Peter Hernadez and Bryan Paak Anderson, professionally known as Bruno Mars and Anderson .Paak, finally dropped their highly anticipated collaboration project, “An Evening With Silk Sonic” last Friday. The nine track album is packed with the duo’s lyrical genius and marvelous voices, paired with vibrant drum beats that put the fun and joy of Motown into 21st century pop music.
Hernandez, known prior for his crooning love ballads like “Grenade” and “Talking to the Moon,” caught the attention of many TikTok users with his newfound attitude on the fifth track of the album, “Smokin’ Out the Window.” Both Hernadez and Anderson hash out lyrics that describe a less than ideal situation about a girl that they thought belonged to only them.
“She got me smokin’ out the window, singin’ how could she do this to me?” Hernandez and Anderson both sing.
While I can’t emphasize how much I love the song, I simply can’t write this review without acknowledging the music video for this song as well. Its video counterpart adds to the pure joy that this duo brought onto their album. The video is complete with ‘70s style sets, background dancers with cigarettes in hand and Anderson being as goofy as he’s known to be. It’s simply perfection.
“Not to be dramatic, but I wanna die,” Anderson sings as he falls on the floor in the music video.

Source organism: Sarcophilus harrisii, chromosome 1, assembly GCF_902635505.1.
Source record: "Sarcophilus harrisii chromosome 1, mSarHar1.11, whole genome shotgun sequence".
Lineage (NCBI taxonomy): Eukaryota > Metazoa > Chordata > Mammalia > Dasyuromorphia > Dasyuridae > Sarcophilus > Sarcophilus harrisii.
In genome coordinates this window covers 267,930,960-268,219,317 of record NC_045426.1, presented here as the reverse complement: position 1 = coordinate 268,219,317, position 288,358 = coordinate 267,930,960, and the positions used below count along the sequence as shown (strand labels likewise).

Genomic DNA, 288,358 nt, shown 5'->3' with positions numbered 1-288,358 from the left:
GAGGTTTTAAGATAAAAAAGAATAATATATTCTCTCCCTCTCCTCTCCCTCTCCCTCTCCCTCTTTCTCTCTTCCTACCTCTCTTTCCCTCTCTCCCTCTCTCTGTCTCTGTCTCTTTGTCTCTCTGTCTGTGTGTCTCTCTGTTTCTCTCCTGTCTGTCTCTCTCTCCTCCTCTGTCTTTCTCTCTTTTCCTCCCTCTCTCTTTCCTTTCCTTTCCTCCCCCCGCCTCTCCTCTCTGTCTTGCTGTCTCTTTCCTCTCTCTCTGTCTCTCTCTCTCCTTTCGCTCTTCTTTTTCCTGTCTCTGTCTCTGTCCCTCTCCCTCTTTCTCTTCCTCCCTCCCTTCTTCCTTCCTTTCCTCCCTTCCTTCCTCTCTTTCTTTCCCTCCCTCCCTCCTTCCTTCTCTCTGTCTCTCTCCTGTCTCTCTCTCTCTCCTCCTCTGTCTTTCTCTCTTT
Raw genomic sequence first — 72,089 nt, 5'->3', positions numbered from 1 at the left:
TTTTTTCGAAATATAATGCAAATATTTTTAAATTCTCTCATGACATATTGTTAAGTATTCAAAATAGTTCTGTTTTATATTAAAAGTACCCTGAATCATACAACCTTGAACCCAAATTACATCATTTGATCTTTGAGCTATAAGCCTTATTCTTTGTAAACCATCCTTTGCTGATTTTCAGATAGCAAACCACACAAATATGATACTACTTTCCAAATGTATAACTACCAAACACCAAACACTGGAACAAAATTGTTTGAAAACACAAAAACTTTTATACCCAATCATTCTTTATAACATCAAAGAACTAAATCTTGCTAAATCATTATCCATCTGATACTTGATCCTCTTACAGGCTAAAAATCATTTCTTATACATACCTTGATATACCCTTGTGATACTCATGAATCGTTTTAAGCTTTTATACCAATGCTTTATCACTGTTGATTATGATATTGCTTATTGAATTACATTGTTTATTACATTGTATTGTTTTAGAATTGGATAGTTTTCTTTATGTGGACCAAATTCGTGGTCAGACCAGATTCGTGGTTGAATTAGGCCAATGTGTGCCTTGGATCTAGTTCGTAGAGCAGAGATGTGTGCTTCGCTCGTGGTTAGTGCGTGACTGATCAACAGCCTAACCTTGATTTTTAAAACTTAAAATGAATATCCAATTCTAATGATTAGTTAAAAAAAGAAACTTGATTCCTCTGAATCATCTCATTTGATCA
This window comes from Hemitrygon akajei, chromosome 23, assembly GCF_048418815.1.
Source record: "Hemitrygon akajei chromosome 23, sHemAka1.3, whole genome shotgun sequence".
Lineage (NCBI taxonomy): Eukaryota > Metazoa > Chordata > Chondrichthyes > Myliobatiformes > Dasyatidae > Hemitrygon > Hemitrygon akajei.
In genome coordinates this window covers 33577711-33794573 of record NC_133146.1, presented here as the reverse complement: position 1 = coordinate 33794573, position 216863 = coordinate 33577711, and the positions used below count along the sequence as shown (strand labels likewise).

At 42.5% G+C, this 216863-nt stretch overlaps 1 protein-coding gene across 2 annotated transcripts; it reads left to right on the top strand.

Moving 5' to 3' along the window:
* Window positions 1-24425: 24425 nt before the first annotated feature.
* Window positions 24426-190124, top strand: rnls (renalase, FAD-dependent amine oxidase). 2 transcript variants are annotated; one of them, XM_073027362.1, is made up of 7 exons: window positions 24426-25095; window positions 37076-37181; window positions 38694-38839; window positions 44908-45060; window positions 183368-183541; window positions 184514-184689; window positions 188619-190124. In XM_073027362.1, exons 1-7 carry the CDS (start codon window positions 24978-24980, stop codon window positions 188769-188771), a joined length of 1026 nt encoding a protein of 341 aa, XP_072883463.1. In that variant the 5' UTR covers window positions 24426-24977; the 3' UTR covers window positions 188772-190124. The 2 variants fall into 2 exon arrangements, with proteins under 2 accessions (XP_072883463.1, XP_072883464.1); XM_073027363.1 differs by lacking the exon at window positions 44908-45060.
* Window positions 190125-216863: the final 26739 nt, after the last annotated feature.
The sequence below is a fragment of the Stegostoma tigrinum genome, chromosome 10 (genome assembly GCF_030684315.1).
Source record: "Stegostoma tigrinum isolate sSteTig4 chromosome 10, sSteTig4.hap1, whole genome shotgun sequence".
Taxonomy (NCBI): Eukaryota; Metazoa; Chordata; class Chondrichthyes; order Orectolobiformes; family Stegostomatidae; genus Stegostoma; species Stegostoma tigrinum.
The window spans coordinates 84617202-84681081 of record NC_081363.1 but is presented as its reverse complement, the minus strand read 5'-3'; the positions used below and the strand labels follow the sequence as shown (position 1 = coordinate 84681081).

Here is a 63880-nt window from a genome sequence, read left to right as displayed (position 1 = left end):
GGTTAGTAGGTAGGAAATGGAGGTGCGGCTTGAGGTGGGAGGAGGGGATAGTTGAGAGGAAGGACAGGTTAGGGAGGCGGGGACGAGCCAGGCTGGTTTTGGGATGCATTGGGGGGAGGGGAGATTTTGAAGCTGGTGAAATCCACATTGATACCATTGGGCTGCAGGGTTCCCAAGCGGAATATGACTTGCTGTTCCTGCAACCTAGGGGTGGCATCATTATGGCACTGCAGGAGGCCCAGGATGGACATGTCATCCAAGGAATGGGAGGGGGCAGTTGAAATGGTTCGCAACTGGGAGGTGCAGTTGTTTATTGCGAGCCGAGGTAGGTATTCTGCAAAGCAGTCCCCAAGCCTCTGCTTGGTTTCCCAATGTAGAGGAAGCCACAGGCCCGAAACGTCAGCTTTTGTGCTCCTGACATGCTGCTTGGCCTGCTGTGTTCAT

Another top hit on the album that seems to take a different tone is the album’s first single, “Leave the Door Open.” Hernandez and Anderson take a nearly opposite approach here from their other single, with serenading lyrics about begging a girl to come over. Despite some of the lyrics bordering on silly when I first listened to them, I enjoyed this particular song because of the modern feel it had while still maintaining the fun of the album.
“What you doin’? Where you at? Oh, you got plans? Don’t say that,” Anderson sings while opening the song with his signature drum beats.
This is also another single with a fabulous music video, taking place in a simple ’70s style studio, with Hernandez and Anderson positioned at instruments among about six others. The music video matches the tone of the song perfectly, with the catchy beats, Anderson’s hilariously teasing lyrics and Herandez’s signature voice. One can’t help but sing along.
“I ain’t playin’ no games, every word that I say is comin’ straight from the heart,” Hernadez sings.
While I knew I was going to love this project since I first caught wind of it, the album’s fourth track, “After Last Night,” was one that impressed me the most. The instrumental arrangements are not only beautiful, but indicative of someone who really did their homework when researching the ‘70s and the Motown era.
“Wishin’ on a shootin’ star, say a prayer for me / And hope it comes true” Anderson bellows in the first verse.
The track also features artists by the name of Thundercat and Bootsy Collins. The latter is mentioned on the cover art as the “guest host” and serves as somewhat of a narrator for the whole album. However, he really gets to shine on this track with his own verses.
“Now, I don’t know what you did when you did what you did / But you did it, girl /See, normally I don’t stutter, but you d-d-d-d-do it to me,” Collins sings.
Overall, I cannot recommend this album enough. Despite the rumors of the two artists being rivals, this is a match made in heaven in the truest definition. Many reviews I’ve read say that Hernadez has a knack for capturing nostalgia in the best way — and I couldn’t agree more. And with someone like Anderson at his side, he truly could do no wrong. Go give this album a listen and watch the videos too. You won’t regret a second of it.